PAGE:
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Latest from the Geeky Girl Reality Blog

1. Introduce yourself, who are you what do you do? My name is Nicol Caplin and I am currently a Research Fellow level project scientist in Astrobiology at the European Space Agency. 2. How did you arrive at this career (or point in your life/work)? Was it always something you knew you wanted to do? I knew that I wanted a science career when I entered university, I just wasn’t sure of the exact area. I picked out studying for a bachelor’s degree in environmental science because it was so broad, there were lots of areas to explore. Eventually I got interested in plant biology and its relationship with environmental radiation, which later formed the subject of my PhD thesis. 3. What about your job makes you jump out of bed in the morning, especially on those cold, dark mornings? I’ve never been a morning person, but with a nice cup of coffee and the promise of catching up with my excellent peers at work, I can get going on what’s really important at the moment and that is carrying out research in space! 4. What is your personal cure for stress or how do you raise your spirits in times of doubt? Can you share a Story? I’m a firm believer that you cannot pour from an empty cup, and self-care is a priority. How can anyone expect you to perform your best if you don’t treat yourself right? Sometimes stressful days at work are unavoidable. As a countermeasure, I always schedule time away from work, usually to ride my horse and leave any stress at the barn door. 5. Who is your role model? If no one, any thoughts on this? I don’t have a single role model. Instead, I am constantly inspired by those around me. Working for ESA means I don’t have to look very far to find exceptional scientists and engineers to engage with. I am also a big fan of using Twitter for finding other inspirational people to connect with! This includes artists and poets. Creativity and science are highly complementary. 6. What advice would you give to yourself if you could go back in time? I would advise myself that everybody starts somewhere and that would have helped some nerves back in the early days where I began presenting my work. Practice over the years has actually turned public speaking into something I actively seek to do. Positive mindset = positive outcome. 7. Top 3 tips for girls starting out in STEM? Everyone has strengths. Take as long as you need to find yours. Don’t compare your rate of progress to anyone else, there’s only one “you” and you are actually the best at being that! Above all, make sure that whatever it is you’re doing, even if it’s a difficult subject, it is one that you enjoy. 8. How do you measure your success? I set micro-goals that are easier to achieve instead of long term harder ones. That way, it’s pretty easy to succeed regularly. 9. Where can we find out more about your work? https://www.esa.int/Science_Exploration/Human_and_Robotic_Exploration/Research/Exobiology 10. Are you social? Will you share your Twitter handle, or LinkedIn profile, or Facebook so that young women can connect with you? You can connect with me @DrCaplin on Twitter.
1. Introduce yourself, who are you what do you do? Hi! My name is Adana Llanos Wilson, although professionally I go by Adana Llanos. I am a molecular and cancer epidemiologist and Assistant Professor at Rutgers School of Public Health. My research focuses on cancers that disproportionately affect minorities and medically underserved populations. The objective of my research program is to understand the molecular and sociobiological mechanisms that cause poorer cancer outcomes among these groups. 2. How did you arrive at this career (or point in your life/work)? Was it always something you knew you wanted to do? I was always good in math and science and figured that I would ultimately pursue a medical degree to become the first doctor in my family. While I eventually did become the first doctor in my family, I realized along the way that medical school was not the right path for me. As an undergraduate student at Howard University, I majored in biology (and minored in chemistry). After graduating, I applied to medical school unsuccessfully and thought I would take a gap year to study for the MCAT and reapply. During the summer after my graduation, I was offered a fellowship to pursue a PhD and couldn’t pass up the offer. So I applied to the doctoral program in genetics and human genetics, which the fellowship covered, allowing me to pursue my doctoral studies. This led me to my interests in cancer research. During my doctoral program, my advisor, the late Dr. Verle Headings, suggested I reach out to Dr. Peter Shields at the Lombardi Comprehensive Cancer Center at Georgetown. Upon meeting him and discussing my research interests, Dr. Shields invited me to join his lab for my dissertation research. 3. What about your job makes you jump out of bed in the morning, especially on those cold, dark mornings? Knowing that my research might help someone, especially someone that looks like me, is what gets me out of bed every morning. I also really enjoy mentoring and advising students interested in pursuing careers in STEM and/or in biomedical fields. 4. What is your personal cure for stress or how do you raise your spirits in times of doubt? Can you share a Story? My personal cure for stress is meditation, massages, traveling, and talking to my therapist. I think mental health is wealth! I can’t think of one particular story, but there are times when I experience “impostor syndrome” but I keep reminding myself that God has given me a particular set of gifts that require me to work hard and use those gifts to make a difference. I believe that I am able to do that through my research and by mentoring aspiring scientists and public health professionals. I would also add that it is important to always believe in yourself. “No one is you and that is your superpower!” 5. Who is your role model? If no one, any thoughts on this? I have many role models, including my mother and grandmothers, who inspire me to keep working hard even in difficult times. Professionally, my role model is Dr. Lucile Adams-Campbell, who is a world renowned epidemiologist and has been my mentor for over 10 years. Dr. Adams-Campbell was one of my mentors during my postdoctoral fellowship years and is someone whose career I admire. And she truly gives excellent advice. It’s also worth noting, Dr. Adams-Campbell was the first mentor I ever had that is a Black woman. And she is one of a kind! 6. What advice would you give to yourself if you could go back in time? The one thing I would say to a younger me is that you are stronger than you know and your work will speak for itself. 7. Top 3 tips for girls starting out in STEM? Never doubt yourself, your intelligence and talents, or your place in STEM. Find yourself a good mentor that can relate to you on both professional AND personal levels. Keeping working hard and your work will speak for itself. 8. How do you measure your success? My main measure of success is in my ability to set goals and achieve them. Once a goal has been achieved, I work on achieving the next one. 9. Where can we find out more about your work? Here is a link to my current faculty profile: https://sph.rutgers.edu/concentrations/biostatistics-epidemiology/faculty-member.php?id=61231 You can also find me on Twitter, where I try to post updates about my research: @AdanaLlanos 10. Are you social? Will you share your Twitter handle, or LinkedIn profile, or Facebook so that young women can connect with you? Twitter: @AdanaLlanos LinkedIn: Adana Llanos, PhD, MPH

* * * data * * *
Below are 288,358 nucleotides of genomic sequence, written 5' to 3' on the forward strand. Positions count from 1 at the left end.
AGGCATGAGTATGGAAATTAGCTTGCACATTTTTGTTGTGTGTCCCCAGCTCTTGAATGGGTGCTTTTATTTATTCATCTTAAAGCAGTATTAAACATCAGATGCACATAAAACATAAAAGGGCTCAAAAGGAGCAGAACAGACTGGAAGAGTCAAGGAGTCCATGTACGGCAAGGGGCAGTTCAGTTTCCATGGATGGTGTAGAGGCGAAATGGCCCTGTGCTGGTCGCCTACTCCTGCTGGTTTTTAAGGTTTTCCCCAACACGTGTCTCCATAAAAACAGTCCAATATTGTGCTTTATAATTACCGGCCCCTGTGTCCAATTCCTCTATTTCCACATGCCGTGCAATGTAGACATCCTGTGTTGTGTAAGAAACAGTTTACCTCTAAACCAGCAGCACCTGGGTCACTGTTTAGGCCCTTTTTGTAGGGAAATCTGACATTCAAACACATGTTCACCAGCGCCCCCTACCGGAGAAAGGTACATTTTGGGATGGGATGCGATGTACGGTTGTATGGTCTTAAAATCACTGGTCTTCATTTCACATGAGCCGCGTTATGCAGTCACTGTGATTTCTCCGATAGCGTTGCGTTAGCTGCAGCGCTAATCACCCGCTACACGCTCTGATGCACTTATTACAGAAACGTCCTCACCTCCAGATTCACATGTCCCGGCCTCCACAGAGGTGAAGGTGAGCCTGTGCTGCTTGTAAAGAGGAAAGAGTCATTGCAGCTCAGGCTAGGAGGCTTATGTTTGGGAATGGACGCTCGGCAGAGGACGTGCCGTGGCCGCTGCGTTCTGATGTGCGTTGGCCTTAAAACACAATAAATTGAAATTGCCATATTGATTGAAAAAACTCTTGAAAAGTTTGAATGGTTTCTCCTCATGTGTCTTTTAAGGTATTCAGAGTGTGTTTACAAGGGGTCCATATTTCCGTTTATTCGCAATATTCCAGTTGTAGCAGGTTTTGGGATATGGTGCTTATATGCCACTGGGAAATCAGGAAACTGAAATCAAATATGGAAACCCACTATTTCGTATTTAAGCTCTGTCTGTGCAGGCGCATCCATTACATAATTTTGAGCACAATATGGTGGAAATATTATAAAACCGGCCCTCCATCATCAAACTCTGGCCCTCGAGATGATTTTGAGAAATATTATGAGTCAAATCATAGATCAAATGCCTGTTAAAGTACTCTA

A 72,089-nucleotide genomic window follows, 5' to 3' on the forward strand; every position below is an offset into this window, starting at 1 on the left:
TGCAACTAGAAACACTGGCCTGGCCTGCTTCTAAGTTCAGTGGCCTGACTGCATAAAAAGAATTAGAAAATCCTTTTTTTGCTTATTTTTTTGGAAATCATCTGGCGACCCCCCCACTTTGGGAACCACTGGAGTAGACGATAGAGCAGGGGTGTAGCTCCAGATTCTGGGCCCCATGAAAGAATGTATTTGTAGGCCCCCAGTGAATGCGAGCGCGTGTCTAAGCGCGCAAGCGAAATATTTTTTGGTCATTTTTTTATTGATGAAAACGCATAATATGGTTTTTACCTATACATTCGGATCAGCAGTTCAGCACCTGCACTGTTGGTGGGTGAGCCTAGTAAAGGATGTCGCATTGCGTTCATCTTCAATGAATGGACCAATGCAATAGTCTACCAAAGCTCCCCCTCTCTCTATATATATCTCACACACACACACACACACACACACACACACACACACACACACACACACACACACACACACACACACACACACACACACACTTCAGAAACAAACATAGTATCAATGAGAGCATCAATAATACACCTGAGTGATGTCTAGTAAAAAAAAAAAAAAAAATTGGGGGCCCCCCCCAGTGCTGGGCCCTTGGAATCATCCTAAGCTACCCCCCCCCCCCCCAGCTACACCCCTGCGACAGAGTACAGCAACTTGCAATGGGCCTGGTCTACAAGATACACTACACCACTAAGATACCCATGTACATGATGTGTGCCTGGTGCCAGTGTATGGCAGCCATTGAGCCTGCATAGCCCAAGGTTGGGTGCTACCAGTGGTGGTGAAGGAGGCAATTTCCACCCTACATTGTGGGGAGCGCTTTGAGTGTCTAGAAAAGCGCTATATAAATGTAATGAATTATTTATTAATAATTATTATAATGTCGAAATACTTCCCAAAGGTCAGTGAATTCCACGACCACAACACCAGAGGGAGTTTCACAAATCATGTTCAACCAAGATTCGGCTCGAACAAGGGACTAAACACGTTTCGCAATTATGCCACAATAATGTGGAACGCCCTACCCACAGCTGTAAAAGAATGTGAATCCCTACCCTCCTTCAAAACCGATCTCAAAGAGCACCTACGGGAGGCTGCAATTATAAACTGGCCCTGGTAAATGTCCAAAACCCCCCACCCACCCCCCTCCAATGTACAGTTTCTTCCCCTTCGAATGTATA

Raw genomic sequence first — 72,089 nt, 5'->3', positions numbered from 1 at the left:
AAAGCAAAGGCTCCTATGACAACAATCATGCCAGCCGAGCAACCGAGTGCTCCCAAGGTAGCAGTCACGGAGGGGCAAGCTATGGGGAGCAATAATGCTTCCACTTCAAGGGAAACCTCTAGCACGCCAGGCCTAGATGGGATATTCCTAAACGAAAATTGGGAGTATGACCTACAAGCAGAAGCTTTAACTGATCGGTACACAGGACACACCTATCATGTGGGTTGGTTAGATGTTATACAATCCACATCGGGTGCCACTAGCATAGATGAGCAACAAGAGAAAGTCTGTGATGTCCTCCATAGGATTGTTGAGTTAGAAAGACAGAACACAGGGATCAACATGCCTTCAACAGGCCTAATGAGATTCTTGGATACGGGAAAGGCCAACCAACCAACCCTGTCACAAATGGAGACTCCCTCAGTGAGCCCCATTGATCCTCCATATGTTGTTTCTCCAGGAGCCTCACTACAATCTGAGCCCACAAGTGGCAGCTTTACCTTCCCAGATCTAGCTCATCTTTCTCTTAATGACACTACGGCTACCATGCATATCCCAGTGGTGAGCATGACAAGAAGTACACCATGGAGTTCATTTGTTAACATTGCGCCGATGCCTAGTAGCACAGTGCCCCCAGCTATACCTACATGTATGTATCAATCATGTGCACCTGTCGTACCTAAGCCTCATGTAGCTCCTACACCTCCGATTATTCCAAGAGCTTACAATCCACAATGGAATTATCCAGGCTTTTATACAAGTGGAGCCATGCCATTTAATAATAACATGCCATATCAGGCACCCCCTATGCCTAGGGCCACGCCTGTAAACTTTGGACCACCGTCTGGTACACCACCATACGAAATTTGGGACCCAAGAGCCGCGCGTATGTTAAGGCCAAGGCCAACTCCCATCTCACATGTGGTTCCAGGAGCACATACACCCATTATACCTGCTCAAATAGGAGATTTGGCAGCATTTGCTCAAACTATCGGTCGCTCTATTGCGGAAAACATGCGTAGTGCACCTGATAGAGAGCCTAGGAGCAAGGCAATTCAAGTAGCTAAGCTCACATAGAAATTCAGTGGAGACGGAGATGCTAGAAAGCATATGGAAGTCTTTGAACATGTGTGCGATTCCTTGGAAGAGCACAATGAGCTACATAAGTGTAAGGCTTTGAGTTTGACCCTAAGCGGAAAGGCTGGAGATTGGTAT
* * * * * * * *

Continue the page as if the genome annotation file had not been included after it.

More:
1. Introduce yourself, who are you what do you do? Jillian Wise, PhD. I am a research fellow at Massachusetts General Hospital-Harvard Medical School-The Broad Institute of MIT and Harvard. I am working on researching the genomics of cancer as it relates to resistance to therapies and immunology. Also, I am a Founding Member of TIME’S UP Healthcare. 2. How did you arrive at this career (or point in your life/work)? Was it always something you knew you wanted to do? My original goal was to be a medical oncologist. However, during my university years, I realized that much of curative research happens in laboratories. After doing a summer internship in a cancer research laboratory, I was hooked! I thrived on intellectual freedom, exploration and the impact on patients. During my first postdoc, I realized that massive data accumulation started to be necessary in research. I had no computer analytics skills. So, I decided to do a second postdoctoral research fellow in computational analytics/bioinformatics. I would never have foreseen myself coding. However, I am in awe and floored by the exploration which is achievable in genomics given the resources gained from the human genome atlas and computer science. 3. What about your job makes you jump out of bed in the morning, especially on those cold, dark mornings? Curiosity. When that fails, I remember the many times someone has thanked me and described how cancer has affected their lives. 4. What is your personal cure for stress or how do you raise your spirits in times of doubt? Can you share a Story? I find exercise is my best stress management. It requires time not thinking about said stressor and the endorphin release is good for my mood. I am also a fan of traveling; it offers multiple perspectives; including how big the world is and that many people are out there trying to succeed at similar goals. 5. Who is your role model? If no one, any thoughts on this? I think I have many role models for different aspects of my life: my career, motherhood, life-style, etc. There is not one person who has all the same challenges as myself and even the best of role models has faced challenges beyond my own. In science, I have many including: Sara Seager, Felipe Samaniego, Ralph Steinman and Resa Lewiss. 6. What advice would you give to yourself if you could go back in time? I do wish, when I was younger, I had learned to take my love of science beyond the enjoyment of the basic school program. There are so many opportunities to make science a hobby or join programs to study it outside of school hours, which I was unaware of. I think I would have had a better perspective of the multiple ways science is integrated and utilized outside the classroom. I believe this would have led to more successful academic applications. 7. Top 3 tips for girls starting out in STEM? Don’t be put off by failure, only of how you deal with it. Try to integrate your favorite subjects into your life outside of school. Go look up all the cool careers involving coding, science, biology, and all of your interests. Try and shadow people...there is so much out there beyond the stereotypical choices! 8. How do you measure your success? My own happiness 9. Where can we find out more about your work? I have a few articles on pubmed, there is also some publically available lectures. 10. Are you social? Will you share your Twitter handle, or LinkedIn profile, or Facebook so that young women can connect with you? Twitter: Jillianmcwise Linkedin: https://linkedin.com/in/jillian-wise-ph-d-95483166/